Pocket protectors work great to corral my pens and a pencil!

A lovely array of pens and points...from left, my ancient Sheaffer, a Noodler's Creaper, a Creaper body with a Hero bent nib in it, another old Sheaffer for smoooooth writing (ok, I could leave it home), my Platinum Carbon Desk Pen cut short so it will cap, and my favorite Pentel Forte mechanical pencil.  (Here's the post in which I tell how I cut the Carbon Desk Pen: http://artistsjournalworkshop.blogspot.com/2011/06/yet-another-new-pen.html)

Yum.  Even if they DID leak in the plane...

It all fits in here...

And the front zipper pocket is all that actually acts as a purse!  Drivers' license and credit cards (and our wedding picture!), pills, salt and pepper, cell phone, mirror, comb, nail clipper...and when I'm not flying, a TINY Swiss Army knife...
Could I do with less?  Of course.  Am I likely to?  Um...not till the arthritis gets worse!  I might leave out that one pen...

I'll share some of my sketches in another post!

Friday, June 6, 2014

Is the Artist's Journal the Artist's Art?

When Cathy asked the question "How do you use YOUR Journal?" in her last post, I was right in the middle of asking myself that very questions because I had been witnessing changes in the answer - for me - and for so many other art journalers.

I first came to art journaling in 2005.

It had been three years since we closed our first series of art galleries in Santa Fe due to 9/11 and other wounds to our tourism at that time.

I kept painting for awhile and then one day, I just stalled.

I read the wonderful book, Art and Fear, and figured out that I lacked a destination for my art. I did not want to paint for other galleries, online was not a good option at that time, and I surely did not want to fill my home closets with watercolors no one would share.

I had been keeping written journals sporadically for several years, but I never liked revisiting them. They just reminded me that I had never found answers to the things I would whine about in those journals. Blah!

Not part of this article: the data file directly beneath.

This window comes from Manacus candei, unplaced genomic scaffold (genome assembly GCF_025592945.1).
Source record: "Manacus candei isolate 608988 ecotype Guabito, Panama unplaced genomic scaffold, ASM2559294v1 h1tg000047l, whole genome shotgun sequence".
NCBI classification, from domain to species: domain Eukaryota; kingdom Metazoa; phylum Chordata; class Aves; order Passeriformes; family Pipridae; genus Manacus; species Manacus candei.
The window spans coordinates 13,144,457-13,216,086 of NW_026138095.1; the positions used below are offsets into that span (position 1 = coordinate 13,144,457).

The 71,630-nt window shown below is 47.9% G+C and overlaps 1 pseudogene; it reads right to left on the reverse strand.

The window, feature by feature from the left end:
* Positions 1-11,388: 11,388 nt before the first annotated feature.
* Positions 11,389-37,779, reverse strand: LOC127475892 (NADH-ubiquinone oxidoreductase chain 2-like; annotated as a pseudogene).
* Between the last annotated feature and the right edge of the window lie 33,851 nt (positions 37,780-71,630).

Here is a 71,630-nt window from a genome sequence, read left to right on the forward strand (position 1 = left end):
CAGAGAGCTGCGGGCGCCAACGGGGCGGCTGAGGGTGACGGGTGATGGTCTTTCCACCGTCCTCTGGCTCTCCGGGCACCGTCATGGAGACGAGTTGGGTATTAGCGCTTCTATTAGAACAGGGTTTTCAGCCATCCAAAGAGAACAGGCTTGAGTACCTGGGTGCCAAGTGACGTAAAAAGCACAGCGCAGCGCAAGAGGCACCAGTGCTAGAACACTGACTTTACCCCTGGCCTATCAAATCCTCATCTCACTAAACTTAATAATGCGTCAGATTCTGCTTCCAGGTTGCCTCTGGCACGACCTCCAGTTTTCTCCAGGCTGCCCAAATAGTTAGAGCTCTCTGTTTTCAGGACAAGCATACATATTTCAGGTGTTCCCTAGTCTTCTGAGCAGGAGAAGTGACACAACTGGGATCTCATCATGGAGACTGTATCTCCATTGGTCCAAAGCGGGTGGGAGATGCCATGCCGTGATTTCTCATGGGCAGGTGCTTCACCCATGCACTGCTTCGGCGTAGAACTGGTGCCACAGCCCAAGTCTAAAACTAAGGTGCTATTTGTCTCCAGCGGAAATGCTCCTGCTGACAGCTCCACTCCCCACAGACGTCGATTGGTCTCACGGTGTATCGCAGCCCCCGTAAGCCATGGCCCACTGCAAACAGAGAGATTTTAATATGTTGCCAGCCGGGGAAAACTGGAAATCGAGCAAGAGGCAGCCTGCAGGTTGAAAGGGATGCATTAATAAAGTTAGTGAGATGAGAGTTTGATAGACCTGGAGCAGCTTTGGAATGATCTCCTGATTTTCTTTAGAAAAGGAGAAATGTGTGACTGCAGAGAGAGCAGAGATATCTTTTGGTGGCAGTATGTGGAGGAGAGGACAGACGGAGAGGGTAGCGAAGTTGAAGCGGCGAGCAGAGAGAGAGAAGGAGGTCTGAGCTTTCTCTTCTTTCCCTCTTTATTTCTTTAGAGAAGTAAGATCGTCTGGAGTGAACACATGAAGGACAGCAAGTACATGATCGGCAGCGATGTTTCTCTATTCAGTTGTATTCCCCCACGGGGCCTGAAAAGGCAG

I had sketchbooks, of course, like any practicing artist does, but they were very haphazard and I didn't like revisiting them because they just reminded me of all the painting ideas that I had not acted upon. Blah!

I had also been collecting a stack of blank books and mulling over the idea of visual journaling, and one day, that whole thing hit.

I could make my art in my journals - THEY would be my destination.

A lot of water has flowed under the bridge since then and my love of art journaling is legend. I have not only continued with illustrated journaling, I have taught a few thousand other folks to love it too.

When I discovered the Stillman & Birn Beta Sketchbooks, I found my perfect journal - paper second only to my true love, Arches 300lb coldpress.

Then, while hosting an art jourrnaling retreat in Tubac, Arizona in March of this year, another love affair hit.

There is only one small art supply store in the village of Tubac, and they carry only one brand of paints - M. Graham.

After 40+ years as a watercolorist, I had never encountered this brand. Strange, but true.

Having forgotten my yellow ochre tube - critical for painting adobe things, I bought a tube of the M. Graham.

I could not have imagined that any watercolor could be so different! Smooth and creamy and so pigment-loaded, I was surprised my brush could move!

That tube has grown to 33 tubes and I am more in love every day with this duo - S&B Beta and M. Graham.

One day, I found myself looking at a finished "painting" right there in my Beta book . .

and another

These are from a series called "Strange Neighborhoods". The first is titled "Gatherings" and the second "Mending Fences".

I showed my husband because I am supposed to be creating paintings for our current gallery in Santa Fe (we can't quit, it seems).

"How are we going to frame those?" he asked? "Tear the pages out?"

"Over my dead body," I said. "We would have to tear my arm off to get them."

So, we sell signed giclées.

The surprise to me was that the art in my journals can be the "serious" stuff if I want it to be. Well . . . ok, as a whimsical Surrealist, my work is seldom serious, but it can be considered "finished" anyway.

I recently took the first session of "Sketchbook Skool" to see what it would be like and to see LOTS of other people's journal and sketchbook pages.

I really enjoyed it, and it reinforced the fact that sketchbooks and journals are now being considered an art form in their own right. I hope this is an idea that continues to grow!